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      Chemistries and processes for the conversion of ethanol into middle-distillate fuels

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          Synthesis of transportation fuels from biomass: chemistry, catalysts, and engineering.

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            Catalytic conversion of biomass to biofuels

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              Integrated catalytic conversion of gamma-valerolactone to liquid alkenes for transportation fuels.

              Efficient synthesis of renewable fuels remains a challenging and important line of research. We report a strategy by which aqueous solutions of gamma-valerolactone (GVL), produced from biomass-derived carbohydrates, can be converted to liquid alkenes in the molecular weight range appropriate for transportation fuels by an integrated catalytic system that does not require an external source of hydrogen. The GVL feed undergoes decarboxylation at elevated pressures (e.g., 36 bar) over a silica/alumina catalyst to produce a gas stream composed of equimolar amounts of butene and carbon dioxide. This stream is fed directly to an oligomerization reactor containing an acid catalyst (e.g., H ZSM-5, Amberlyst-70), which couples butene monomers to form condensable alkenes with molecular weights that can be targeted for gasoline and/or jet fuel applications. The effluent gaseous stream of CO2 at elevated pressure can potentially be captured and then treated or sequestered to mitigate greenhouse gas emissions from the process.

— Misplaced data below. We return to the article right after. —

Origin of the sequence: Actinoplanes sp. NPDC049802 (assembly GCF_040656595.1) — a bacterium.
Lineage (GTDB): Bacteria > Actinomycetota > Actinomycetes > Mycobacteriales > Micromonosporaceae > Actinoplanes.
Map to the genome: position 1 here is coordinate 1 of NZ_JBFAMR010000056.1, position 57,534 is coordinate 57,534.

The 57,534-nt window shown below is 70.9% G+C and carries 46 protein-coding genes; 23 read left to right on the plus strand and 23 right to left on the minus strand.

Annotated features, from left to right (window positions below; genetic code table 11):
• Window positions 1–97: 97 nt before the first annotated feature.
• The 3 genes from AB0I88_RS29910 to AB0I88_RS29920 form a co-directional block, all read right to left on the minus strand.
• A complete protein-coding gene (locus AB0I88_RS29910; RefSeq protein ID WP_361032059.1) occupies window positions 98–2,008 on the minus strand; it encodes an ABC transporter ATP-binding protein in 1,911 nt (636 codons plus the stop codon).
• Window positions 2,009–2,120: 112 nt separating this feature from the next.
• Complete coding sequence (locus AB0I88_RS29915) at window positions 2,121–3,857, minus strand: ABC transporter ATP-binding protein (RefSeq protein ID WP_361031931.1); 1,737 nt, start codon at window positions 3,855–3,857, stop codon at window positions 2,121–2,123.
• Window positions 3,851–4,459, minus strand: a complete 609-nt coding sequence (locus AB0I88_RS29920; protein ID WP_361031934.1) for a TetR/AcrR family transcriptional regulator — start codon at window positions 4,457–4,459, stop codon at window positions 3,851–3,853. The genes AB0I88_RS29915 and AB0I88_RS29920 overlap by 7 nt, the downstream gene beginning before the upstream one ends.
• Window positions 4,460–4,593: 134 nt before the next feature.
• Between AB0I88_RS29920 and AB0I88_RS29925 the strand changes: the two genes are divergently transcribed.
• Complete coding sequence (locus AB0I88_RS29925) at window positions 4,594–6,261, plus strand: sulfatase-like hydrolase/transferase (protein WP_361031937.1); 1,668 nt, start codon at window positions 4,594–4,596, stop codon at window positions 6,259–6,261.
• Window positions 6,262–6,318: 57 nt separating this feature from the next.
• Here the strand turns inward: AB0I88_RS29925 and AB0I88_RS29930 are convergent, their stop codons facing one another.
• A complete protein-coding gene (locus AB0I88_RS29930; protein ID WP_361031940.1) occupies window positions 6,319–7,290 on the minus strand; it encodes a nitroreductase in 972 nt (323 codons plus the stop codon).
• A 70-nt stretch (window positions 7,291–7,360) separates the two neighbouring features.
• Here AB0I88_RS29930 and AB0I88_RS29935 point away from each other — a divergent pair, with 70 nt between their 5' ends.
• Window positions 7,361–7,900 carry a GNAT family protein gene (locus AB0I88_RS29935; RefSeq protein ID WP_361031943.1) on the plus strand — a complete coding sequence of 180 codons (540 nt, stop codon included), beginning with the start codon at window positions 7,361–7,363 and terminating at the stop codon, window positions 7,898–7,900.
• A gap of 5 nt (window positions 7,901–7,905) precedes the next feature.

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                Author and article information

                Journal
                Nature Reviews Chemistry
                Nat Rev Chem
                Springer Science and Business Media LLC
                2397-3358
                April 2019
                March 20 2019
                April 2019
                : 3
                : 4
                : 223-249
                Article
                10.1038/s41570-019-0084-4
                © 2019

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